What You Should Do When You Notice Hair Loss (in 5-steps)


Losing hair can not only be devastating for a person, but all the commercials you see on TV or hear on the radio can make the situation even more difficult. When people begin to notice their hair falling out, they tend to panic and not think straight. They buy anything and everything that they see advertised, with little thought to what these products do or whether they will work for their particular hair-loss condition. Then, if the product or treatment doesn’t work immediately, they will try something else until they have either exhausted all their options or spent all their money.

The bottom line to what you should do when you first notice your hair falling or thinning is to think about a strategy that makes the most sense to you and try to stick with it. Take control of your hair loss; don’t let it control you.

I have five suggestions for you to follow that may help you form a plan of action:

1. Don’t Panic!
I understand the worry that hair loss causes and the frustration that comes from trying to find the right treatment. This is why I advise you to take a step back and rationalize your condition, even though it may be hard. It is important that you don’t panic and do the wrong thing.

2. Find Out Why You Are Losing Your Hair.
Seek a specialist who seems to know what he or she is doing, and make sure you are tested for all the most common causes of hair loss, such as thyroid problems, anemia or iron deficiency (especially in women), and so forth. Even if genetic hair loss is the most obvious reason, other factors that could be contributing to your hair loss or making it worse should be explored.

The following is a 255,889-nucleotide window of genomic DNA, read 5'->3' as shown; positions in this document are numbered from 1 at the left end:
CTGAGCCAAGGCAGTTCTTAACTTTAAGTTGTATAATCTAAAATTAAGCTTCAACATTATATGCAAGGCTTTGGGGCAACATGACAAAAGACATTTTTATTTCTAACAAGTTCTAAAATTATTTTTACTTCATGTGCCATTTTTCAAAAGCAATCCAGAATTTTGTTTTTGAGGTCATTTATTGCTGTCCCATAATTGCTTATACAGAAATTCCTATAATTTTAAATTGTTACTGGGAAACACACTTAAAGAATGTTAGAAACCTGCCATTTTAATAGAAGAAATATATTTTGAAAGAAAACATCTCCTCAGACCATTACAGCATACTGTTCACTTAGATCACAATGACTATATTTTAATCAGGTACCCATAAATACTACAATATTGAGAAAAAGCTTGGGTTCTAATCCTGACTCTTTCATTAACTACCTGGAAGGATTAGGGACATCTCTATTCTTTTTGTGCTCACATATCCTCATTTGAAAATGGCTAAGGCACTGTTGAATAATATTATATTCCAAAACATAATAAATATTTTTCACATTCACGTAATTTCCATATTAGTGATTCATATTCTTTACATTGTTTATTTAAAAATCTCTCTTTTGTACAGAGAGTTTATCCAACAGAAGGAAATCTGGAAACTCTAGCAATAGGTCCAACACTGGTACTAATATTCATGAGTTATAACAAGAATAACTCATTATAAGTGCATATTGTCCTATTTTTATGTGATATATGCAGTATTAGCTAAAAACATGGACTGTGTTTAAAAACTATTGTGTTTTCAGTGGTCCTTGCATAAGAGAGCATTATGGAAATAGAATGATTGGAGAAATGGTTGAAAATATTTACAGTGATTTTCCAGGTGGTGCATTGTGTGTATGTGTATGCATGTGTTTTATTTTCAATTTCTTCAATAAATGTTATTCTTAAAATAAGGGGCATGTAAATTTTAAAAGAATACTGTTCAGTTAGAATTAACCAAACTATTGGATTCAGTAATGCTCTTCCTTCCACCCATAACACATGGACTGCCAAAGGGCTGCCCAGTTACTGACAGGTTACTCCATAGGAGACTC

Even if you find two or more causes for your hair loss, each may not be playing an equal role. For instance, it could be that 90 percent of your hair loss is genetic, while only 10 percent is say, diet. Although a specialist is unable to give exact percentages to each cause, it is still worth understanding and finding all the contributing factors, however minor they may be.

3. Treat Each of the Causes of Your Hair Loss.
Once the causes of your hair loss have been ascertained, try and correct what can be corrected, even if it only may be playing a very small role in your hair loss. For instance, taking the example I gave in the previous paragraph, if your poor diet is contributing only a small part to your hair loss, it should still be addressed. It may give you a better chance of seeing some improvement to your hair. I invariably suggest a multi-treatment approach to hair loss, as the more things you do, the faster and more likely you are to see results. Also, it makes you feel that something is being done and that you are being pro-active.

4. Be Patient Waiting for Your Treatment Regimen to Work.
This is often the most difficult thing to do, as you are losing hair and there appears no sign that the loss will stop. However, it often takes three months (sometimes up to six months) for a treatment to work. The more you change your treatment procedure before you have given it a fair chance, the more time and money you have wasted. If you are comfortable with the specialist and know that he or she has tried to find why your hair is falling out, then give that treatment program time before seeking other advice.

5. Don’t be Afraid to Wash, Color, or Style Your Hair.
The importance of cosmetically improving your hair is often understated. The bottom line for you seeking treatments for your hair loss is so that when you look in the mirror, you feel comfortable with the way your hair looks. Within reason, do whatever you need to attain this sense of well-being.

To make an appointment with Dr. David Kingsley, please call 718-698-4700 or email us using the form at the bottom of this page.

©British Science Corporation 2018